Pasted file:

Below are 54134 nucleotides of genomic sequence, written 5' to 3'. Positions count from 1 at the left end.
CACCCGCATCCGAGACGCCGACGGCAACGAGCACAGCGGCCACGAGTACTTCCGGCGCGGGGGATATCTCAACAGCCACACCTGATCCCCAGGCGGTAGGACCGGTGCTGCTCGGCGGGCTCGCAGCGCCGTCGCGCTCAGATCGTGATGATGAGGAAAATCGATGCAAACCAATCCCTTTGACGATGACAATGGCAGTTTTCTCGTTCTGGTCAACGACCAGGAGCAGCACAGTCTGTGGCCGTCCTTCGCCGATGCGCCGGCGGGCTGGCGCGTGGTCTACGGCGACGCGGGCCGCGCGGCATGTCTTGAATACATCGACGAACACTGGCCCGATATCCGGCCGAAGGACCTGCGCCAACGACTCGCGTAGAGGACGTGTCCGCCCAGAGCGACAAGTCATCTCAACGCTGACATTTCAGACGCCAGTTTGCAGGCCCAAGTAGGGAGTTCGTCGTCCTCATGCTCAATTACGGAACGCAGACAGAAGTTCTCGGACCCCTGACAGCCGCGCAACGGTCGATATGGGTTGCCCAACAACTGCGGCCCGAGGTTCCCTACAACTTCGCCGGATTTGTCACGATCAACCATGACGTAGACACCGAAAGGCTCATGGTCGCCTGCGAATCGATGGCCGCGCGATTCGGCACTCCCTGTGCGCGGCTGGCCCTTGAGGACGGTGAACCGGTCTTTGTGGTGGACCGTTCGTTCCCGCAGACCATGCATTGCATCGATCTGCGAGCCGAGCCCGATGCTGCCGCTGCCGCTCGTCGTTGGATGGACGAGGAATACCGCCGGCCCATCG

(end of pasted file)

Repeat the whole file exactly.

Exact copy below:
Below are 54134 nucleotides of genomic sequence, written 5' to 3'. Positions count from 1 at the left end.
CACCCGCATCCGAGACGCCGACGGCAACGAGCACAGCGGCCACGAGTACTTCCGGCGCGGGGGATATCTCAACAGCCACACCTGATCCCCAGGCGGTAGGACCGGTGCTGCTCGGCGGGCTCGCAGCGCCGTCGCGCTCAGATCGTGATGATGAGGAAAATCGATGCAAACCAATCCCTTTGACGATGACAATGGCAGTTTTCTCGTTCTGGTCAACGACCAGGAGCAGCACAGTCTGTGGCCGTCCTTCGCCGATGCGCCGGCGGGCTGGCGCGTGGTCTACGGCGACGCGGGCCGCGCGGCATGTCTTGAATACATCGACGAACACTGGCCCGATATCCGGCCGAAGGACCTGCGCCAACGACTCGCGTAGAGGACGTGTCCGCCCAGAGCGACAAGTCATCTCAACGCTGACATTTCAGACGCCAGTTTGCAGGCCCAAGTAGGGAGTTCGTCGTCCTCATGCTCAATTACGGAACGCAGACAGAAGTTCTCGGACCCCTGACAGCCGCGCAACGGTCGATATGGGTTGCCCAACAACTGCGGCCCGAGGTTCCCTACAACTTCGCCGGATTTGTCACGATCAACCATGACGTAGACACCGAAAGGCTCATGGTCGCCTGCGAATCGATGGCCGCGCGATTCGGCACTCCCTGTGCGCGGCTGGCCCTTGAGGACGGTGAACCGGTCTTTGTGGTGGACCGTTCGTTCCCGCAGACCATGCATTGCATCGATCTGCGAGCCGAGCCCGATGCTGCCGCTGCCGCTCGTCGTTGGATGGACGAGGAATACCGCCGGCCCATCG